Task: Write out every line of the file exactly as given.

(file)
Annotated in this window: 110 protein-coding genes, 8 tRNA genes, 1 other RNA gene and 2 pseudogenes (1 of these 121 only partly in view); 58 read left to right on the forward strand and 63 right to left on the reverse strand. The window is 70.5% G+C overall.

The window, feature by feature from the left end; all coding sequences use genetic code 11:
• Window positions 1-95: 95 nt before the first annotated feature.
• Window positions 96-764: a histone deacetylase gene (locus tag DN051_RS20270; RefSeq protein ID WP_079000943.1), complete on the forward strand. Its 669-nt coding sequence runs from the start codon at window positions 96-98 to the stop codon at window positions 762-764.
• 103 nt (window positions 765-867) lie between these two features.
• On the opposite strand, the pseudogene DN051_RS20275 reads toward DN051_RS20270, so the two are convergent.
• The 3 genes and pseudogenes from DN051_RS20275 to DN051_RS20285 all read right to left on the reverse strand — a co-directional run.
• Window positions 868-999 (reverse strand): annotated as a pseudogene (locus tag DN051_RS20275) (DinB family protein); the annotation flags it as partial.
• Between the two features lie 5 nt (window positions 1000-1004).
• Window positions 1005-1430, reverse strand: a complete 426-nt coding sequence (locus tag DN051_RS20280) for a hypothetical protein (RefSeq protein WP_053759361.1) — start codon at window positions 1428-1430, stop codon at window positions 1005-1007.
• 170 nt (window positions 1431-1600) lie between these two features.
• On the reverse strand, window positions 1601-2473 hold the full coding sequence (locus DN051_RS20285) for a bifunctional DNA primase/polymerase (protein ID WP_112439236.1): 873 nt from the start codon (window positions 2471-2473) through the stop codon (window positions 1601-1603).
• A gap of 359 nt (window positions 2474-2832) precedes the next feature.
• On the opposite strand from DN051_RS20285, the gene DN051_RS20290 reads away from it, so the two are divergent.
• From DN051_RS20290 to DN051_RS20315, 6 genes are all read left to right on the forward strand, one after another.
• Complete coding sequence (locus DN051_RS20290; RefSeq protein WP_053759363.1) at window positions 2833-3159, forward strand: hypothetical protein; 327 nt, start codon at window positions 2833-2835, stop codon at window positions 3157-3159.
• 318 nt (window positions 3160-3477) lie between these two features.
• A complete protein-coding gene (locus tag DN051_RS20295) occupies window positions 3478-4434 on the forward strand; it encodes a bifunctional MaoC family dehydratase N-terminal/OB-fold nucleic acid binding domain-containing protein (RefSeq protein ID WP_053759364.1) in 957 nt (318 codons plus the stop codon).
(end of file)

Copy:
Annotated in this window: 110 protein-coding genes, 8 tRNA genes, 1 other RNA gene and 2 pseudogenes (1 of these 121 only partly in view); 58 read left to right on the forward strand and 63 right to left on the reverse strand. The window is 70.5% G+C overall.

The window, feature by feature from the left end; all coding sequences use genetic code 11:
• Window positions 1-95: 95 nt before the first annotated feature.
• Window positions 96-764: a histone deacetylase gene (locus tag DN051_RS20270; RefSeq protein ID WP_079000943.1), complete on the forward strand. Its 669-nt coding sequence runs from the start codon at window positions 96-98 to the stop codon at window positions 762-764.
• 103 nt (window positions 765-867) lie between these two features.
• On the opposite strand, the pseudogene DN051_RS20275 reads toward DN051_RS20270, so the two are convergent.
• The 3 genes and pseudogenes from DN051_RS20275 to DN051_RS20285 all read right to left on the reverse strand — a co-directional run.
• Window positions 868-999 (reverse strand): annotated as a pseudogene (locus tag DN051_RS20275) (DinB family protein); the annotation flags it as partial.
• Between the two features lie 5 nt (window positions 1000-1004).
• Window positions 1005-1430, reverse strand: a complete 426-nt coding sequence (locus tag DN051_RS20280) for a hypothetical protein (RefSeq protein WP_053759361.1) — start codon at window positions 1428-1430, stop codon at window positions 1005-1007.
• 170 nt (window positions 1431-1600) lie between these two features.
• On the reverse strand, window positions 1601-2473 hold the full coding sequence (locus DN051_RS20285) for a bifunctional DNA primase/polymerase (protein ID WP_112439236.1): 873 nt from the start codon (window positions 2471-2473) through the stop codon (window positions 1601-1603).
• A gap of 359 nt (window positions 2474-2832) precedes the next feature.
• On the opposite strand from DN051_RS20285, the gene DN051_RS20290 reads away from it, so the two are divergent.
• From DN051_RS20290 to DN051_RS20315, 6 genes are all read left to right on the forward strand, one after another.
• Complete coding sequence (locus DN051_RS20290; RefSeq protein WP_053759363.1) at window positions 2833-3159, forward strand: hypothetical protein; 327 nt, start codon at window positions 2833-2835, stop codon at window positions 3157-3159.
• 318 nt (window positions 3160-3477) lie between these two features.
• A complete protein-coding gene (locus tag DN051_RS20295) occupies window positions 3478-4434 on the forward strand; it encodes a bifunctional MaoC family dehydratase N-terminal/OB-fold nucleic acid binding domain-containing protein (RefSeq protein ID WP_053759364.1) in 957 nt (318 codons plus the stop codon).